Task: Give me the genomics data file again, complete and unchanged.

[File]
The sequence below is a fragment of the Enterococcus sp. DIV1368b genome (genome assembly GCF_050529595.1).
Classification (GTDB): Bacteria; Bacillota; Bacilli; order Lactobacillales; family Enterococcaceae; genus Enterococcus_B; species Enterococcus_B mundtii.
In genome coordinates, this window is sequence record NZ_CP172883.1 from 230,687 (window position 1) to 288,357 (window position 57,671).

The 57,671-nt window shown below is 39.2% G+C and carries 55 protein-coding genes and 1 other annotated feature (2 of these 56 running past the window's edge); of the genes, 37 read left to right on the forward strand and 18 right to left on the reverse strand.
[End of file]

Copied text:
The sequence below is a fragment of the Enterococcus sp. DIV1368b genome (genome assembly GCF_050529595.1).
Classification (GTDB): Bacteria; Bacillota; Bacilli; order Lactobacillales; family Enterococcaceae; genus Enterococcus_B; species Enterococcus_B mundtii.
In genome coordinates, this window is sequence record NZ_CP172883.1 from 230,687 (window position 1) to 288,357 (window position 57,671).

The 57,671-nt window shown below is 39.2% G+C and carries 55 protein-coding genes and 1 other annotated feature (2 of these 56 running past the window's edge); of the genes, 37 read left to right on the forward strand and 18 right to left on the reverse strand.